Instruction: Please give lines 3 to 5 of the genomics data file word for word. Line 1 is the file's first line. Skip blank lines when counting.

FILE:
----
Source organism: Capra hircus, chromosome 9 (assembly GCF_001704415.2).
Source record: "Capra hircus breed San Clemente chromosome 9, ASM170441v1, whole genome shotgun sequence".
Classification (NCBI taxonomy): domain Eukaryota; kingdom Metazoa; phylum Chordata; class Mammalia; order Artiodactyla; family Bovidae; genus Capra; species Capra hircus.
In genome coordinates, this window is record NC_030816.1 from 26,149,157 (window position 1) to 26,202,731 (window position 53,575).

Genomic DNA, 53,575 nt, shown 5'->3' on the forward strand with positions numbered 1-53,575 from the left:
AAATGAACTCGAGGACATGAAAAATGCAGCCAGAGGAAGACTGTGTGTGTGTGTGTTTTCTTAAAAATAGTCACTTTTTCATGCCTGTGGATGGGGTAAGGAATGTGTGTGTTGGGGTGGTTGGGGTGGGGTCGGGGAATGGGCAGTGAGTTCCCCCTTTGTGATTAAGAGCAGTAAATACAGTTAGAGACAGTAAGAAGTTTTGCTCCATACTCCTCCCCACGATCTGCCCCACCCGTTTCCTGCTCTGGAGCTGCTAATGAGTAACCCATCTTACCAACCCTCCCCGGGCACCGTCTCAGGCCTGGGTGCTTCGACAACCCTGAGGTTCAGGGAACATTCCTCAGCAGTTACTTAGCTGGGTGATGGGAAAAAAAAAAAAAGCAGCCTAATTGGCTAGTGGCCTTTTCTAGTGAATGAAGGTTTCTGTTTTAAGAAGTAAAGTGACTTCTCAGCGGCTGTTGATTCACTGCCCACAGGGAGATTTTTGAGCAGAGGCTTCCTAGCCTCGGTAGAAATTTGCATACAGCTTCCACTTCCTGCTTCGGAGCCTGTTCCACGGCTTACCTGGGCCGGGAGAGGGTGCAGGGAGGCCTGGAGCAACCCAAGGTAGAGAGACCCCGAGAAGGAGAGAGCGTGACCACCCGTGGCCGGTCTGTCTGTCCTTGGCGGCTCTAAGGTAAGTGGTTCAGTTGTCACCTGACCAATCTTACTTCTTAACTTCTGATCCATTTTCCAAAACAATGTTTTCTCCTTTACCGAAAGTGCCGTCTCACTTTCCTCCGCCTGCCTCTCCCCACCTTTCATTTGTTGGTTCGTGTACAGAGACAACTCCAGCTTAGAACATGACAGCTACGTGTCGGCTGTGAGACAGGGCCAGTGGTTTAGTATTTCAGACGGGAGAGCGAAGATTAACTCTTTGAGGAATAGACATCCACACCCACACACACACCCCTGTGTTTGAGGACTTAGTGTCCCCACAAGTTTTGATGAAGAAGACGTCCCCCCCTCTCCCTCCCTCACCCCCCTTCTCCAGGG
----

Classification (NCBI taxonomy): domain Eukaryota; kingdom Metazoa; phylum Chordata; class Mammalia; order Artiodactyla; family Bovidae; genus Capra; species Capra hircus.
In genome coordinates, this window is record NC_030816.1 from 26,149,157 (window position 1) to 26,202,731 (window position 53,575).

Genomic DNA, 53,575 nt, shown 5'->3' on the forward strand with positions numbered 1-53,575 from the left: